The Sleepeezee Blog

How Does Caffeine Really Affect Your Sleep?

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Health and Wellbeing

Everyone has a favourite form of caffeine – let us guess yours… a thick, foamy espresso? Or how about a strong cup of Earl Grey tea?

Whatever your preference, it’s natural to feel like you need a boost of caffeine on a daily basis but there’s no doubt that it can affect our sleep.

While we all know that a late cup of coffee will keep us awake, giving up the liquid gold for good probably isn’t realistic. Understanding how and why coffee affects sleep is the best way to have the best of both worlds.

Where does the caffeine buzz come from?

That morning boost you feel doesn’t come from sugar or energy. Caffeine blocks a sleep-inducing chemical in the brain called adenosine, while promoting production of the heart-pumping adrenaline. Larger amounts of caffeine will also increase your blood pressure.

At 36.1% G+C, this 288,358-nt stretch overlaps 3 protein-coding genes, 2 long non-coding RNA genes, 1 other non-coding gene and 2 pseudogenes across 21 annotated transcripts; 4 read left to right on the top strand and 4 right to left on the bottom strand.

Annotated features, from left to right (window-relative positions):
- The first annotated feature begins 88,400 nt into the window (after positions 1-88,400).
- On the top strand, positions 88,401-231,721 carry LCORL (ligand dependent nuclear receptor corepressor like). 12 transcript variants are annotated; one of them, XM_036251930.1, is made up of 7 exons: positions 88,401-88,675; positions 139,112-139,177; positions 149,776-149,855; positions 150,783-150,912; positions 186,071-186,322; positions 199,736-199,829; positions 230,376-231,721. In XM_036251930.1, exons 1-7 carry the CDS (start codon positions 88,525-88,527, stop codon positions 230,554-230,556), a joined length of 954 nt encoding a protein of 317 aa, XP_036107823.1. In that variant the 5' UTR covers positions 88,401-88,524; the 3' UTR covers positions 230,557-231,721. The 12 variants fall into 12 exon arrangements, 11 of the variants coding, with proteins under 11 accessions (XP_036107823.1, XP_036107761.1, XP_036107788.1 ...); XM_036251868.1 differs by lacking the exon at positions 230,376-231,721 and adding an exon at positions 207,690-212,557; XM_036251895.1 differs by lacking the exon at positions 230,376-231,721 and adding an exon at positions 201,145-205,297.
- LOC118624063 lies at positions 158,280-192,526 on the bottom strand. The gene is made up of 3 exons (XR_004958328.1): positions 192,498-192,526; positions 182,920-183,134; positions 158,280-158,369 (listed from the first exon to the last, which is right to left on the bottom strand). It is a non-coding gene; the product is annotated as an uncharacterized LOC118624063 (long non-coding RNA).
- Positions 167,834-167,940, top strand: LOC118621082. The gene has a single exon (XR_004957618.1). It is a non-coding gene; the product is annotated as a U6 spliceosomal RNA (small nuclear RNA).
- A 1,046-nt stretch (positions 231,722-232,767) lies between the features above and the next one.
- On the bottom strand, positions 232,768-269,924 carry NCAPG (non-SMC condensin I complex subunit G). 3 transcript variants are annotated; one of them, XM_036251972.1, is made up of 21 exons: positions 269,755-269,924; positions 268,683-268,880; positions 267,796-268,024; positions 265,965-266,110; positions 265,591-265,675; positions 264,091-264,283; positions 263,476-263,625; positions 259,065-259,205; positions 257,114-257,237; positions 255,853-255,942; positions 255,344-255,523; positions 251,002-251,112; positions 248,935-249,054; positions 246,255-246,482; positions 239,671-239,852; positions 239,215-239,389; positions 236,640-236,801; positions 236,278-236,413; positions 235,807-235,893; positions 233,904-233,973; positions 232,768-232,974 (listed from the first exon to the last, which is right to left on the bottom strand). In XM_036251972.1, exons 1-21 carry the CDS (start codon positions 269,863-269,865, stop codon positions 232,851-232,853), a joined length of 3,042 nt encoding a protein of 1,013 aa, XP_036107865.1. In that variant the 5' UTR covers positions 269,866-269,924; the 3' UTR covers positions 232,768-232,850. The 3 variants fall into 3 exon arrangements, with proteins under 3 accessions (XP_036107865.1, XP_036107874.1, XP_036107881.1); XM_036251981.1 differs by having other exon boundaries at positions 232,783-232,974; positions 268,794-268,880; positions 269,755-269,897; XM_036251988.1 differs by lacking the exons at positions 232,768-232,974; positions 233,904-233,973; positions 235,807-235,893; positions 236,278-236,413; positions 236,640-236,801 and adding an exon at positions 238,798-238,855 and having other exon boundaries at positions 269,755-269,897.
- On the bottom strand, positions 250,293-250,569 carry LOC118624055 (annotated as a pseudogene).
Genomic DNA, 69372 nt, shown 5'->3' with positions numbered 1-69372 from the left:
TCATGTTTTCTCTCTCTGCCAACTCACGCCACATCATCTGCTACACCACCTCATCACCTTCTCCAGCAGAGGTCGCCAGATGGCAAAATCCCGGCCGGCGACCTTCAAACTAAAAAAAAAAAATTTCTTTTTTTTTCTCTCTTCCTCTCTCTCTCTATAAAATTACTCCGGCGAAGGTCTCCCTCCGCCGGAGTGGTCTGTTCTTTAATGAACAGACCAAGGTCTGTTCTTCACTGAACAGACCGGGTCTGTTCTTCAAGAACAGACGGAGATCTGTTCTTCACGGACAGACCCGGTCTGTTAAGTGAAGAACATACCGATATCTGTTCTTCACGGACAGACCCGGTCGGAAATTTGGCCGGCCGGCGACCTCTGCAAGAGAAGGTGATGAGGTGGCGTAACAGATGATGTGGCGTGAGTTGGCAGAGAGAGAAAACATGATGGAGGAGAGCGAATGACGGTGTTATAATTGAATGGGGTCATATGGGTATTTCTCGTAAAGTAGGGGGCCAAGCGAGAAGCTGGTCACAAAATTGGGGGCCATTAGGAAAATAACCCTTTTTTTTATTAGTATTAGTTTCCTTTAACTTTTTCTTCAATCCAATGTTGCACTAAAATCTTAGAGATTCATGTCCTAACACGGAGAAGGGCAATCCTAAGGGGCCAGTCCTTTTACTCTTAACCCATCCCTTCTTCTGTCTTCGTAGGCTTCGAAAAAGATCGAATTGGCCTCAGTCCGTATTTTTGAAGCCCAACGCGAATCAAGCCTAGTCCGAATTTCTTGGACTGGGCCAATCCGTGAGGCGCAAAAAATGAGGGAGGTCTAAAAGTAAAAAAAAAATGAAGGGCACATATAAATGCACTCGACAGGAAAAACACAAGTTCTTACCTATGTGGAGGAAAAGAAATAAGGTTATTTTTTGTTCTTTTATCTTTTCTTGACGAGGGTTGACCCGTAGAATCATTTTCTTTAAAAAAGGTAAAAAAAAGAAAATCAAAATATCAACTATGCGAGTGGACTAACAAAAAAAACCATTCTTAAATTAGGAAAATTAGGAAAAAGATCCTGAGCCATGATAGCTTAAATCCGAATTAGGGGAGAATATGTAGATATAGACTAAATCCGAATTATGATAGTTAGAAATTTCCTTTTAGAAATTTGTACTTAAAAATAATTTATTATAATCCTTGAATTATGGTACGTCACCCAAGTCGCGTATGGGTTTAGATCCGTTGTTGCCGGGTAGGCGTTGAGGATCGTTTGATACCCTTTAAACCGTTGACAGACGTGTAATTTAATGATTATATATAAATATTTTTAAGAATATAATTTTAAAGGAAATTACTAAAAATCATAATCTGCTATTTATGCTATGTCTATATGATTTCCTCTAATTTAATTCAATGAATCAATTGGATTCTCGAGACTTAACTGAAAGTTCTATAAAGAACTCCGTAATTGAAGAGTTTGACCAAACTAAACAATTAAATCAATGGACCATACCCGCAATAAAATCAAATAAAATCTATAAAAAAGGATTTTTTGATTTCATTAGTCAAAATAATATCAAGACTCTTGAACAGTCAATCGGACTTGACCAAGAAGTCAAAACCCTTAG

What is the recommended daily intake for caffeine?

A moderate intake of coffee is around 2-3 cups per day. Any more than that is deemed excessive. This is because caffeine doesn’t form a part of our nutritional requirements – it’s just a shame coffee tastes so good!

How long does caffeine take to become effective?

For its physiological effect on your body, the effects of caffeine peak between 30 and 60 minutes after your first cup.

The issue with your sleep is that caffeine’s half-life (the time it takes to remove half of the drug from your body) is up to five hours. This means that it can take up to 10 hours – sometimes longer – for caffeine to completely flush out of your system.

When should my last cup of coffee be before bed?

If your bed time is roughly 10pm on weeknights, studies suggest that you should avoid regularly consuming coffee any time after midday – sorry to be the bearer of bad news!

There will of course be occasions when exceptions are made. But if good sleep patterns and better overall quality of life are resolutions, then ensure that those occasions remain exceptions.

Like with any drug, increasing and prolonging consumption can build up a tolerance, which can turn into a negative cycle of reliance. So look to other areas of your life – like regular exercise, healthy nutrition and great sleep – in order to get the most out of your days.

So to ensure you’re getting the best night’s sleep possible we recommend cutting off that caffeine feed from midday onwards!

Have we tempted you to cut down on caffeine? Let us know over on Facebook or Twitter, and make sure you’re following us for more tips and advice how to get the best night’s sleep possible.


Posted in 

Health and Wellbeing